Skintight suits are not a novel idea, but in the past scientists have always struggled with the question: how do you get in and out of a suit that is so tight? That’s where the SMAs come in, allowing the suit to contract only when heated, and subsequently stretched back to a looser shape when cooled.
Though the lightweight suit may not seem at first like it can withstand the harsh environment that is outer space, Newman and his colleagues are sure that the BioSuit would not only give astronauts much more freedom during planetary exploration, but it would also fully support these space explorers.
Newman and his team are not only working on how to keep the suit tight for long periods of time, but also believe their design could be applied to other attires, such as athletic wear or military uniforms.
"An integrated suit is exciting to think about to enhance human performance," Newman added. "We’re trying to keep our astronauts alive, safe, and mobile, but these designs are not just for use in space."


Scuse you, Dava Newman is a FEMALE professor at MIT. 

(fyi, I passed out in a vacuum chamber wearing an earlier version of this suit. =D)

tehnakki:

mindblowingscience:

Next Generation Spacesuit like Second Skin

Scientists from MIT have designed a next-generation spacesuit that acts practically as a second skin, and could revolutionize the way future astronauts travel into space. (Photo : Jose-Luis Olivares/MIT)

Astronauts are used to climbing into conventional bulky, gas-pressurized spacesuits, but this new design could allow them to travel in style. Soon they may don a lightweight, skintight and stretchy garment lined with tiny, muscle-like coils. Essentially the new suit acts like a giant piece of shrink-wrap, in which the coils contract and tighten when plugged into a power supply, thereby creating a “second skin.”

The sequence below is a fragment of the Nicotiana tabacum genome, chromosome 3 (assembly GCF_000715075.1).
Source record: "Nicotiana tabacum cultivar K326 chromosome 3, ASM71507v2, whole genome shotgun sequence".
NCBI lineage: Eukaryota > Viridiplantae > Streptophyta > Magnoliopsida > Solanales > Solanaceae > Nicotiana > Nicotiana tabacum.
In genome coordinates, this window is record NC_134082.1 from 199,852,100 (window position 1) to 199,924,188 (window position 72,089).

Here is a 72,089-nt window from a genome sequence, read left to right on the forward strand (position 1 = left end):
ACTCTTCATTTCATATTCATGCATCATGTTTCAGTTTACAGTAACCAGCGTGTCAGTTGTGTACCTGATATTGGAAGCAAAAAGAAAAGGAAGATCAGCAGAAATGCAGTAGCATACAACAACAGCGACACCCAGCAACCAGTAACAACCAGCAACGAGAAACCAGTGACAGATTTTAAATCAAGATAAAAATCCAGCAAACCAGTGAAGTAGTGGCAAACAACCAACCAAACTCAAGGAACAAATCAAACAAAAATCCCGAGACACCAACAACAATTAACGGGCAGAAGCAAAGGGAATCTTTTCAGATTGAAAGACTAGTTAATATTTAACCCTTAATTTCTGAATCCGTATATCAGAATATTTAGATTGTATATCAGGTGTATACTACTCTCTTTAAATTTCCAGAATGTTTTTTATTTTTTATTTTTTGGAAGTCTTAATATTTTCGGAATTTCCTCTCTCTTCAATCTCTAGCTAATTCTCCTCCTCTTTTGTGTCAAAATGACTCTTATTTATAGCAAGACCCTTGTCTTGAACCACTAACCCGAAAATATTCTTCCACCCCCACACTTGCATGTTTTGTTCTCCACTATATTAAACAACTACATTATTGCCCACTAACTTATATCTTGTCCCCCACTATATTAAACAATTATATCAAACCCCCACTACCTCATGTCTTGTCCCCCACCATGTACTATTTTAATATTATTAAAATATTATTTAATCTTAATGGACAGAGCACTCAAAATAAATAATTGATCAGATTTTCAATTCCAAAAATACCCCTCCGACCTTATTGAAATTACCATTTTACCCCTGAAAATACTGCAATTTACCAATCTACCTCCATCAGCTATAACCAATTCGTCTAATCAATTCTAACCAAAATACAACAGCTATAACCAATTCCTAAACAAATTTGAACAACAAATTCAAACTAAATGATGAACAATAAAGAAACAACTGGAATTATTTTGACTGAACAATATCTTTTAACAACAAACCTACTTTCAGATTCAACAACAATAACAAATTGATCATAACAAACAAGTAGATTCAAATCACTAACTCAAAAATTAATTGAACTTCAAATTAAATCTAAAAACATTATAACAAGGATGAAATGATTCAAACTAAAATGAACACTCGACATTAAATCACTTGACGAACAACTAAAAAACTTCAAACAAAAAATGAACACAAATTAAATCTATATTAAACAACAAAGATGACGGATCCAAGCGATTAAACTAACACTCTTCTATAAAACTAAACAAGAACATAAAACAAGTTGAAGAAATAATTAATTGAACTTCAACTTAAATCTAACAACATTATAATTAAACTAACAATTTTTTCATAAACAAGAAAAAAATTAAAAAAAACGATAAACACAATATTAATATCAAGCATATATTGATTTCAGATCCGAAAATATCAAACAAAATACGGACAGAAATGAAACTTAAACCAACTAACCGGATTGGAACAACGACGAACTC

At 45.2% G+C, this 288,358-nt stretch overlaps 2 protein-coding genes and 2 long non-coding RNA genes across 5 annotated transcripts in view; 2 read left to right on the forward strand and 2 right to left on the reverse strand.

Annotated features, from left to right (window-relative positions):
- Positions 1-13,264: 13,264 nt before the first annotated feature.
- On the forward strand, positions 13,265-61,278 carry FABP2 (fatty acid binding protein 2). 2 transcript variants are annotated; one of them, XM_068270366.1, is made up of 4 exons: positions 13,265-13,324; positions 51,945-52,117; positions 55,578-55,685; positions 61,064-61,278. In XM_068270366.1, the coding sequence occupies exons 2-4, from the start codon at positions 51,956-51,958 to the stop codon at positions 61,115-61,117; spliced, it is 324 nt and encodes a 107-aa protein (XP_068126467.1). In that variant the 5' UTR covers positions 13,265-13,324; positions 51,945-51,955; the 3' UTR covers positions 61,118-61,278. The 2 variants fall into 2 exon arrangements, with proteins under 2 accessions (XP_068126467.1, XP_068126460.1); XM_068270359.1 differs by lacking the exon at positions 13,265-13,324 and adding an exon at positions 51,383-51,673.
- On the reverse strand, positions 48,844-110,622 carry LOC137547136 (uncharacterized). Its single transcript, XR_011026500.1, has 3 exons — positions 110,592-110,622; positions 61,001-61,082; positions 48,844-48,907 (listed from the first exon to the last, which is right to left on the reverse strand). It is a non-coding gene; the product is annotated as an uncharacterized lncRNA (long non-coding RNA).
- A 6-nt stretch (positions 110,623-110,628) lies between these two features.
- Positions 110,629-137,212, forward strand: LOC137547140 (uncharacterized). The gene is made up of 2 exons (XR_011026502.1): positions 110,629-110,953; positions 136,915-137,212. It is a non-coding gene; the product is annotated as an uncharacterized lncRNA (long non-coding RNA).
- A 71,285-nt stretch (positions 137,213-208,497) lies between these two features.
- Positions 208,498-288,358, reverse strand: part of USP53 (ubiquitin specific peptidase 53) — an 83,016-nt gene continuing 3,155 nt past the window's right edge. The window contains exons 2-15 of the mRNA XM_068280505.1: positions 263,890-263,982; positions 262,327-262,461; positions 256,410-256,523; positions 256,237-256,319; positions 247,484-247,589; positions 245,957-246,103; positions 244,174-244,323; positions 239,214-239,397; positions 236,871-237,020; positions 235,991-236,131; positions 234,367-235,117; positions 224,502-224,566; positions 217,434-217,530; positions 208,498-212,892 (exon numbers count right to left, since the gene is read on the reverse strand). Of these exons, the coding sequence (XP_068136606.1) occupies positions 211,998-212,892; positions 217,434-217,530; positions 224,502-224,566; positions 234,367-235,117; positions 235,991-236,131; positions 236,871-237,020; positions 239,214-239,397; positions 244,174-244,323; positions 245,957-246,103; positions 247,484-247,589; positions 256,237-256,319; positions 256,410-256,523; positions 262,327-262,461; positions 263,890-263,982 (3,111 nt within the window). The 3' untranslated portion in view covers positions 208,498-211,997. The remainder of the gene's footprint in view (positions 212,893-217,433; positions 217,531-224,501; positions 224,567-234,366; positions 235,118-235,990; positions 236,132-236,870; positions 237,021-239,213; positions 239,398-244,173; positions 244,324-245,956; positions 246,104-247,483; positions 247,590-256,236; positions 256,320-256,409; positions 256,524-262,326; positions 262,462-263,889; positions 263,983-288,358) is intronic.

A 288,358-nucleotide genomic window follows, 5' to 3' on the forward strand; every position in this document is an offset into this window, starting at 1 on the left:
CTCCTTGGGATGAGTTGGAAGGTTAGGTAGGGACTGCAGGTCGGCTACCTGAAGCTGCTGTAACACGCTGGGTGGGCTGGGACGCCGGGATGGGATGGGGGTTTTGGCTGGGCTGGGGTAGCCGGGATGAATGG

"With conventional spacesuits, you’re essentially in a balloon of gas that’s providing you with the necessary one-third of an atmosphere [of pressure,] to keep you alive in the vacuum of space," lead researcher Dava Newman, a professor of aeronautics and astronautics and engineering systems at MIT, said in astatement.

"We want to achieve that same pressurization, but through mechanical counterpressure - applying the pressure directly to the skin, thus avoiding the gas pressure altogether. We combine passive elastics with active materials. … Ultimately, the big advantage is mobility, and a very lightweight suit for planetary exploration."

Newman, who has worked for the past decade on a design for the next-generation spacesuit, describes the new garment in detail in the journal IEEE/ASME: Transactions on Mechatronics.

The MIT BioSuit’s coils, which are a main feature of the outfit, are made from a shape-memory alloy (SMA). At a certain temperature, the material can “remember” and spring back to its engineered shape after being bent or misshapen.

Skintight suits are not a novel idea, but in the past scientists have always struggled with the question: how do you get in and out of a suit that is so tight? That’s where the SMAs come in, allowing the suit to contract only when heated, and subsequently stretched back to a looser shape when cooled.

Though the lightweight suit may not seem at first like it can withstand the harsh environment that is outer space, Newman and his colleagues are sure that the BioSuit would not only give astronauts much more freedom during planetary exploration, but it would also fully support these space explorers.

Newman and his team are not only working on how to keep the suit tight for long periods of time, but also believe their design could be applied to other attires, such as athletic wear or military uniforms.

"An integrated suit is exciting to think about to enhance human performance," Newman added. "We’re trying to keep our astronauts alive, safe, and mobile, but these designs are not just for use in space."

Scuse you, Dava Newman is a FEMALE professor at MIT. 

(fyi, I passed out in a vacuum chamber wearing an earlier version of this suit. =D)